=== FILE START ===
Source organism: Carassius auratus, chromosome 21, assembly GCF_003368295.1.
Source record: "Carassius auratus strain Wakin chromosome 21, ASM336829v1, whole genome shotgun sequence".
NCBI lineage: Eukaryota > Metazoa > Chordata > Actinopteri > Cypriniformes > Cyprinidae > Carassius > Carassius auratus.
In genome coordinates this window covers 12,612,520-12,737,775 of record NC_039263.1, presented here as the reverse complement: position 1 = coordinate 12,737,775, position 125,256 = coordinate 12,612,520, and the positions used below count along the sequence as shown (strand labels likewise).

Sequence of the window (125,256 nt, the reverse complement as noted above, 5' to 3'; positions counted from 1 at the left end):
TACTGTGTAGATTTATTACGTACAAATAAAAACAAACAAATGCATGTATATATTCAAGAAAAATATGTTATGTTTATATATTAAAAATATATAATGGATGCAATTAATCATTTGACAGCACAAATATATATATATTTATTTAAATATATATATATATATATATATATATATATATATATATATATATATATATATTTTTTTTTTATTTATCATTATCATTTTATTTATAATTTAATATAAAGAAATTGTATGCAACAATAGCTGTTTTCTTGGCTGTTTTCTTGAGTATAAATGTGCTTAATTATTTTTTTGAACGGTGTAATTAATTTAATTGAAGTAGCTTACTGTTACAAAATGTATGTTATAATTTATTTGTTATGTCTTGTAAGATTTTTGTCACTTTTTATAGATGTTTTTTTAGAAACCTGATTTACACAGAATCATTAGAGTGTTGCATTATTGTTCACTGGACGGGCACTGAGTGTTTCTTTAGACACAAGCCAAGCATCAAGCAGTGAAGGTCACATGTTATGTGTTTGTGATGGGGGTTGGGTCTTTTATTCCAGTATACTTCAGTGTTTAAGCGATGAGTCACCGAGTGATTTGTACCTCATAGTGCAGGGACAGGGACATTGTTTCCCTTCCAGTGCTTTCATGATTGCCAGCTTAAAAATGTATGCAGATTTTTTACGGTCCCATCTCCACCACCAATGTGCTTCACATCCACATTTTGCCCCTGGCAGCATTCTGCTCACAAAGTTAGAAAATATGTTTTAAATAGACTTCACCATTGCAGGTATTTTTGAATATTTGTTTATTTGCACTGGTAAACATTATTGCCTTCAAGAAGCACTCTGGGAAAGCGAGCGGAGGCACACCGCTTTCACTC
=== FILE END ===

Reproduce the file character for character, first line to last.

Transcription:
Source organism: Carassius auratus, chromosome 21, assembly GCF_003368295.1.
Source record: "Carassius auratus strain Wakin chromosome 21, ASM336829v1, whole genome shotgun sequence".
NCBI lineage: Eukaryota > Metazoa > Chordata > Actinopteri > Cypriniformes > Cyprinidae > Carassius > Carassius auratus.
In genome coordinates this window covers 12,612,520-12,737,775 of record NC_039263.1, presented here as the reverse complement: position 1 = coordinate 12,737,775, position 125,256 = coordinate 12,612,520, and the positions used below count along the sequence as shown (strand labels likewise).

Sequence of the window (125,256 nt, the reverse complement as noted above, 5' to 3'; positions counted from 1 at the left end):
TACTGTGTAGATTTATTACGTACAAATAAAAACAAACAAATGCATGTATATATTCAAGAAAAATATGTTATGTTTATATATTAAAAATATATAATGGATGCAATTAATCATTTGACAGCACAAATATATATATATTTATTTAAATATATATATATATATATATATATATATATATATATATATATATATATATATTTTTTTTTTATTTATCATTATCATTTTATTTATAATTTAATATAAAGAAATTGTATGCAACAATAGCTGTTTTCTTGGCTGTTTTCTTGAGTATAAATGTGCTTAATTATTTTTTTGAACGGTGTAATTAATTTAATTGAAGTAGCTTACTGTTACAAAATGTATGTTATAATTTATTTGTTATGTCTTGTAAGATTTTTGTCACTTTTTATAGATGTTTTTTTAGAAACCTGATTTACACAGAATCATTAGAGTGTTGCATTATTGTTCACTGGACGGGCACTGAGTGTTTCTTTAGACACAAGCCAAGCATCAAGCAGTGAAGGTCACATGTTATGTGTTTGTGATGGGGGTTGGGTCTTTTATTCCAGTATACTTCAGTGTTTAAGCGATGAGTCACCGAGTGATTTGTACCTCATAGTGCAGGGACAGGGACATTGTTTCCCTTCCAGTGCTTTCATGATTGCCAGCTTAAAAATGTATGCAGATTTTTTACGGTCCCATCTCCACCACCAATGTGCTTCACATCCACATTTTGCCCCTGGCAGCATTCTGCTCACAAAGTTAGAAAATATGTTTTAAATAGACTTCACCATTGCAGGTATTTTTGAATATTTGTTTATTTGCACTGGTAAACATTATTGCCTTCAAGAAGCACTCTGGGAAAGCGAGCGGAGGCACACCGCTTTCACTC